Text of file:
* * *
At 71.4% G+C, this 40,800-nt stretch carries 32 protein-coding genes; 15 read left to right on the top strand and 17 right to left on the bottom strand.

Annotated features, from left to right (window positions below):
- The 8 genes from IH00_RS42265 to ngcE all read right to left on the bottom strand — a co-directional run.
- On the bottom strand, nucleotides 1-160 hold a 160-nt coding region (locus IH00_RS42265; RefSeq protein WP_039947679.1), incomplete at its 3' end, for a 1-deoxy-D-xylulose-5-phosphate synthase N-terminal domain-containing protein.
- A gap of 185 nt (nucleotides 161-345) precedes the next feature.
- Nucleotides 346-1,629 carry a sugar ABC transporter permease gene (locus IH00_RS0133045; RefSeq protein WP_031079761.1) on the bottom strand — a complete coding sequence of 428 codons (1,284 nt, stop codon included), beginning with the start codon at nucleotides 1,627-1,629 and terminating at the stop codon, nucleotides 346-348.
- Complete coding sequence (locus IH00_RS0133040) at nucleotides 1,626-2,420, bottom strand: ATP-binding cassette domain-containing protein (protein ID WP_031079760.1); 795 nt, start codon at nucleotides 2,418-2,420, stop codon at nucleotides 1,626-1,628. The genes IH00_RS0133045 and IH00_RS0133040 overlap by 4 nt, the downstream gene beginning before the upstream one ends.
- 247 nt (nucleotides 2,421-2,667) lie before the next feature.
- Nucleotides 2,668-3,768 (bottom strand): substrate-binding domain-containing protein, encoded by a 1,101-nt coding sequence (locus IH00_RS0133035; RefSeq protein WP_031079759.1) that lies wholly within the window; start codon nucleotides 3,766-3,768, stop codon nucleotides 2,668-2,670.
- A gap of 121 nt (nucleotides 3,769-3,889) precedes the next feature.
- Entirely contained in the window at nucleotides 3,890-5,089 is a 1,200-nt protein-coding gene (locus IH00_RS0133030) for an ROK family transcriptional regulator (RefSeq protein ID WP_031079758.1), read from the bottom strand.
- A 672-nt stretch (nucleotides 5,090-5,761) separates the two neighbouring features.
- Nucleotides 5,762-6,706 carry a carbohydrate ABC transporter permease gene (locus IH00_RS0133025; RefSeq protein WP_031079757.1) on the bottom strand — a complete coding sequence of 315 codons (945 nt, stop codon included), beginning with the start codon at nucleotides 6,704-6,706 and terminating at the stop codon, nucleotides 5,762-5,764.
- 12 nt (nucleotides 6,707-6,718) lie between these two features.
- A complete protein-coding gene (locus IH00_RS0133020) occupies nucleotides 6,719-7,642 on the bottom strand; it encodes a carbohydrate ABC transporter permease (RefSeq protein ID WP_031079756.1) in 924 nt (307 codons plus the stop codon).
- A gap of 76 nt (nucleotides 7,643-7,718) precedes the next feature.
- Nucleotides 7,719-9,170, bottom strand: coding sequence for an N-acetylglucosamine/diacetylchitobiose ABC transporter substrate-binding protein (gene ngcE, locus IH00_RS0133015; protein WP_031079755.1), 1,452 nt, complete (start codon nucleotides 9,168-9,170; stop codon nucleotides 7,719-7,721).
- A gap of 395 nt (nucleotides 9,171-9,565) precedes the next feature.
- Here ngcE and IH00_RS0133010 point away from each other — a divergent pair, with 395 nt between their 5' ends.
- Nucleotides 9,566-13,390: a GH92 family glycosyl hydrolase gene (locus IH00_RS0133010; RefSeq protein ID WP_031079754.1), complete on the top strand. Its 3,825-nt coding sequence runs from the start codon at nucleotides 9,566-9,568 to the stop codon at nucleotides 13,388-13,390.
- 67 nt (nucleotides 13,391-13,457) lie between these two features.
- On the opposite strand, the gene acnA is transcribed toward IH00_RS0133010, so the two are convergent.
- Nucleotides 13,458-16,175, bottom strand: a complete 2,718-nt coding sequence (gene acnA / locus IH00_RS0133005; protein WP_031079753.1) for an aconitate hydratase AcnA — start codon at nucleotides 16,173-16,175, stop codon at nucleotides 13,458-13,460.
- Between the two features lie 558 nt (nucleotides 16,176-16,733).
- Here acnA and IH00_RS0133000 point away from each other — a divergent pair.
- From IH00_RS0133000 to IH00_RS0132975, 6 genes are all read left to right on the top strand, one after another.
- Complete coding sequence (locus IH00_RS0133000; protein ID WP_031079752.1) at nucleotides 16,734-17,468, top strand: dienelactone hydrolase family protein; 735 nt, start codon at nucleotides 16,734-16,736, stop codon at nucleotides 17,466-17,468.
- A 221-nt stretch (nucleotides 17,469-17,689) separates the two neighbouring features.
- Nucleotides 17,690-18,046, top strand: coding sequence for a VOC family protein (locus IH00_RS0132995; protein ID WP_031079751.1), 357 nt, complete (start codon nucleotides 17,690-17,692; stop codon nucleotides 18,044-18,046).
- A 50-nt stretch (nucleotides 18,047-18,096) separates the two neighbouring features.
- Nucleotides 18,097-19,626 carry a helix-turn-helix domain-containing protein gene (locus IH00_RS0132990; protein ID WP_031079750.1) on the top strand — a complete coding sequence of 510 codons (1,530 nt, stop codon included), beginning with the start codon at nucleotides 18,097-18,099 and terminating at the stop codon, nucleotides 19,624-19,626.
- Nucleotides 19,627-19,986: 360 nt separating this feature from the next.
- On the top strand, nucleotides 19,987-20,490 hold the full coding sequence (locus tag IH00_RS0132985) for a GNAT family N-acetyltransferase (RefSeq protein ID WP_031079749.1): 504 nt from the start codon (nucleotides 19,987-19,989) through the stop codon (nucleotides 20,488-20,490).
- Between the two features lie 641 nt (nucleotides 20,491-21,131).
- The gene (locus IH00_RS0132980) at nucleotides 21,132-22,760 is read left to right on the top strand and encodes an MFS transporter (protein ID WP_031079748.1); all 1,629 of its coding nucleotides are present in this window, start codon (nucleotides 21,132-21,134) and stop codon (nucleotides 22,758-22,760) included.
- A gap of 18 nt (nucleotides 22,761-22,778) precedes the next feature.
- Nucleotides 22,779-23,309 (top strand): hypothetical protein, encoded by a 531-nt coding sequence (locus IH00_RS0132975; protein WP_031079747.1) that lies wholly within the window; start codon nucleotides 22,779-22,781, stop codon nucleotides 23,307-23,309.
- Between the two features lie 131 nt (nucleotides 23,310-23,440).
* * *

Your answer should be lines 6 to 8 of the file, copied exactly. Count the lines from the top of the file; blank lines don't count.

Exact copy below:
- Nucleotides 346-1,629 carry a sugar ABC transporter permease gene (locus IH00_RS0133045; RefSeq protein WP_031079761.1) on the bottom strand — a complete coding sequence of 428 codons (1,284 nt, stop codon included), beginning with the start codon at nucleotides 1,627-1,629 and terminating at the stop codon, nucleotides 346-348.
- Complete coding sequence (locus IH00_RS0133040) at nucleotides 1,626-2,420, bottom strand: ATP-binding cassette domain-containing protein (protein ID WP_031079760.1); 795 nt, start codon at nucleotides 2,418-2,420, stop codon at nucleotides 1,626-1,628. The genes IH00_RS0133045 and IH00_RS0133040 overlap by 4 nt, the downstream gene beginning before the upstream one ends.
- 247 nt (nucleotides 2,421-2,667) lie before the next feature.